Thanks very much.
I've had the great opportunity to be advised by many of the faces around the table here today. I appreciate your input in the past.
Just as a 30-second history, back under the past government, Diane Finley came in as minister, took the shackles off the temporary foreign worker program, and we had more temporary foreign workers in the country. There were 200,000 temporary foreign workers in the country, when we were admitting about 150,000 new Canadians. That was out of balance.
Some headlines came. Jason Kenney came in and slammed the door shut. That wasn't the right answer either. If you read former prime minister Harper's book—I have it on my night table, and it's a good read. Right here, right now, if he could take a mulligan, it would be on the temporary foreign worker stuff. He said that the actions taken on the temporary foreign workers actually had a negative effect on wages in this country. They had an impact on wage suppression in the country.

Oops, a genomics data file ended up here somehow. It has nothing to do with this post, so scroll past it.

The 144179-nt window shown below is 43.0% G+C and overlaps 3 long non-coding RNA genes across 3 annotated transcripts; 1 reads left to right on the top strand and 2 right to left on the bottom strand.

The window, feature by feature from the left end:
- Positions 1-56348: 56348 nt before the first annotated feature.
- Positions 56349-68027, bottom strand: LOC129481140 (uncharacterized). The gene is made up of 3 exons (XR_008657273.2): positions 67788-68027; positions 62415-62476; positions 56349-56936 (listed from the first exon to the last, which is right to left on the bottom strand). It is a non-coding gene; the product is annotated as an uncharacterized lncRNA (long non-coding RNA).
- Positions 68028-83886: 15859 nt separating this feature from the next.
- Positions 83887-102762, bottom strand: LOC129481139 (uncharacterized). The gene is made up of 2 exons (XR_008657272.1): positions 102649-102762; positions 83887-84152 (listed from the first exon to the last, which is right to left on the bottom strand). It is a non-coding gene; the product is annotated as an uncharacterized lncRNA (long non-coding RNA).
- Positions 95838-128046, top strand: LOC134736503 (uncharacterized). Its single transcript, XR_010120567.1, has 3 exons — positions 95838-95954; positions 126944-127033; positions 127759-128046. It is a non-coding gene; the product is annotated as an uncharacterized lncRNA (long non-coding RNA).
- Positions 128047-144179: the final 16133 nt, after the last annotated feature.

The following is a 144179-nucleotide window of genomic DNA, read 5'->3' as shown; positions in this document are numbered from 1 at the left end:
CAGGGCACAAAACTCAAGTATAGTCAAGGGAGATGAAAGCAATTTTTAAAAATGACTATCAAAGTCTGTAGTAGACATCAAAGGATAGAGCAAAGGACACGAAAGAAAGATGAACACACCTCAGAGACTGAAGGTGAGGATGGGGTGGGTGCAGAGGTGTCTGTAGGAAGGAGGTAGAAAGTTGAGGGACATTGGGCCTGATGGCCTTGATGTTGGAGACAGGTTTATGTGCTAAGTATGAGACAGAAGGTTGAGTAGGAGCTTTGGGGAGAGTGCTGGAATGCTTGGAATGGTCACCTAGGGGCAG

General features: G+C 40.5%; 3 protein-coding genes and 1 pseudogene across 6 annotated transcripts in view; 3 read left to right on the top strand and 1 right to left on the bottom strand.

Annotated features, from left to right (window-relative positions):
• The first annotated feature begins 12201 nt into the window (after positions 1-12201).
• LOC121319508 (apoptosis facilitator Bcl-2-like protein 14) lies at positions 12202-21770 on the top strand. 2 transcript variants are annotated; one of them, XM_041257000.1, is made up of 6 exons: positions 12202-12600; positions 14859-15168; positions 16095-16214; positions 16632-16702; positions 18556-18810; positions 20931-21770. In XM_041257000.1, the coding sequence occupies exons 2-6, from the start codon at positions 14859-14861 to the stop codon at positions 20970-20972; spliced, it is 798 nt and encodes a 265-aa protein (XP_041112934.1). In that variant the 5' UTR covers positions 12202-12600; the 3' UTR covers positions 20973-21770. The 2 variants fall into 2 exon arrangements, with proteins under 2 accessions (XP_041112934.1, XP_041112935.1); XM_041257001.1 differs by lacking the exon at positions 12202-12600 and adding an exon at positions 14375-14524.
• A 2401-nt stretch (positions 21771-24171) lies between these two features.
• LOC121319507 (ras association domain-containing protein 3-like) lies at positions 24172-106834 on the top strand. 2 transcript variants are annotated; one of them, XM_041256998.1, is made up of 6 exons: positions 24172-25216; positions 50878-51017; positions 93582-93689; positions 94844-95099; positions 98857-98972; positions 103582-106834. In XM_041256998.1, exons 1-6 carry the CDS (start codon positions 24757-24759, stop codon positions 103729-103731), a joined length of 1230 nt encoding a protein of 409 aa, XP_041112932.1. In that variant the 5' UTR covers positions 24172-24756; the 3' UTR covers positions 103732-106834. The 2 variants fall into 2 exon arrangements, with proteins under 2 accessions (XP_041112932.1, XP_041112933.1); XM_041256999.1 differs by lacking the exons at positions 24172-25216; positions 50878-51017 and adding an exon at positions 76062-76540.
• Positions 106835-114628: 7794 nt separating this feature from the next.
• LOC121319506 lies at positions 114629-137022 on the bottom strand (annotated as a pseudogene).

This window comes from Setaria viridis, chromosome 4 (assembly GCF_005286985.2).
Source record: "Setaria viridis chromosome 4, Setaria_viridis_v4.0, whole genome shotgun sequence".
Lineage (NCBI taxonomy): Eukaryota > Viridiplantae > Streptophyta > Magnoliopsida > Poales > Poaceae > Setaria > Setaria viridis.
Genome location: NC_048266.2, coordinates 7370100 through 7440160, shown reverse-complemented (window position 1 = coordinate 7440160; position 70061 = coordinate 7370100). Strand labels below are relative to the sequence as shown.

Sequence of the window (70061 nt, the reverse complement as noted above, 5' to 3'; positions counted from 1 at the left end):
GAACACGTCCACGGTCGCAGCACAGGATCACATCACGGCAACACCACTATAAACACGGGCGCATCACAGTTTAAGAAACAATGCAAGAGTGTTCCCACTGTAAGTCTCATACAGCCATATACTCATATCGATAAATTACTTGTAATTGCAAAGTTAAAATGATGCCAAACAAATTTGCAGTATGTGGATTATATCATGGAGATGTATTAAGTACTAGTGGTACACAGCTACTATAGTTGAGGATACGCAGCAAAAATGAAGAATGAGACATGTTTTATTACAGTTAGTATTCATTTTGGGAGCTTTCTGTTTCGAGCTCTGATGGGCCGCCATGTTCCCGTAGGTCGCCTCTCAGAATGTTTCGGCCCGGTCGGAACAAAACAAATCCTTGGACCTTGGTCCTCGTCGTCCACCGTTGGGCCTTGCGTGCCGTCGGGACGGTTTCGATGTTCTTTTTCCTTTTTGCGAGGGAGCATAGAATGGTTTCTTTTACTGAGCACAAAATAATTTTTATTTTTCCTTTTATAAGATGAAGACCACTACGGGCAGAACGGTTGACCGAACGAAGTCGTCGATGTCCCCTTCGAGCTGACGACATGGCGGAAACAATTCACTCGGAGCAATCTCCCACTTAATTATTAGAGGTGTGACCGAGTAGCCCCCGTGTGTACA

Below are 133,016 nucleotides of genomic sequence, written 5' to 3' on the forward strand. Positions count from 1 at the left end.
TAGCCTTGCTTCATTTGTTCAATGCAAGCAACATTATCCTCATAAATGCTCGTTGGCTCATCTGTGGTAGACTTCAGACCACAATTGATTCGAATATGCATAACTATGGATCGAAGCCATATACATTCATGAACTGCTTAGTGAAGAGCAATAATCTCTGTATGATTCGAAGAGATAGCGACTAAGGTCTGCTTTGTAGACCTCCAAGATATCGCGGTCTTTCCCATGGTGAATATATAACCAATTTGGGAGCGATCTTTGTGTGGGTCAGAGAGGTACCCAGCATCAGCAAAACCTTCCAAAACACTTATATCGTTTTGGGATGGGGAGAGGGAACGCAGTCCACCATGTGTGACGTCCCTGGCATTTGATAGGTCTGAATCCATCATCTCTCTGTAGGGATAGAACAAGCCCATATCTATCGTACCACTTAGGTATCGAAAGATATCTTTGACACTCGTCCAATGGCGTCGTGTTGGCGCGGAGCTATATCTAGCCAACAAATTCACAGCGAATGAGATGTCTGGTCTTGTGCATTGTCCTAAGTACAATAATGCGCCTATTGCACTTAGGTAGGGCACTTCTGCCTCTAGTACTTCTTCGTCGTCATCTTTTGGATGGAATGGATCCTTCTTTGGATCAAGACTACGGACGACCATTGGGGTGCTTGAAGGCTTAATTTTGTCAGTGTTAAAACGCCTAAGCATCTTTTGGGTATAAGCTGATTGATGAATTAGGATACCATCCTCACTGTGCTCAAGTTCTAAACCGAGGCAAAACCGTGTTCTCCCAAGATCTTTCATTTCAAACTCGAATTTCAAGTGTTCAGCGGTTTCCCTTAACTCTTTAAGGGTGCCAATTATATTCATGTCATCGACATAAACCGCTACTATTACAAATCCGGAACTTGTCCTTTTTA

It's a complex issue, and we have to get it right.
Mark, you indicated that the plasterers and painters are interested in building training facilities in other countries. What are they willing to do to help with accommodations and to build accommodations so that they can get some of the unemployed...? It's not just the painters and plasterers. What are we willing to do to help the 1,000 unemployed electricians from Alberta or the 800 carpenters who are looking for work in Alberta right now? We've always travelled to Alberta to get work. What can we do to help them come to the GTA now and to accommodate them? Accommodations are central, and shift management is central. What initiatives have been taken to date for those accommodations?
If anybody wants to weigh in, please do.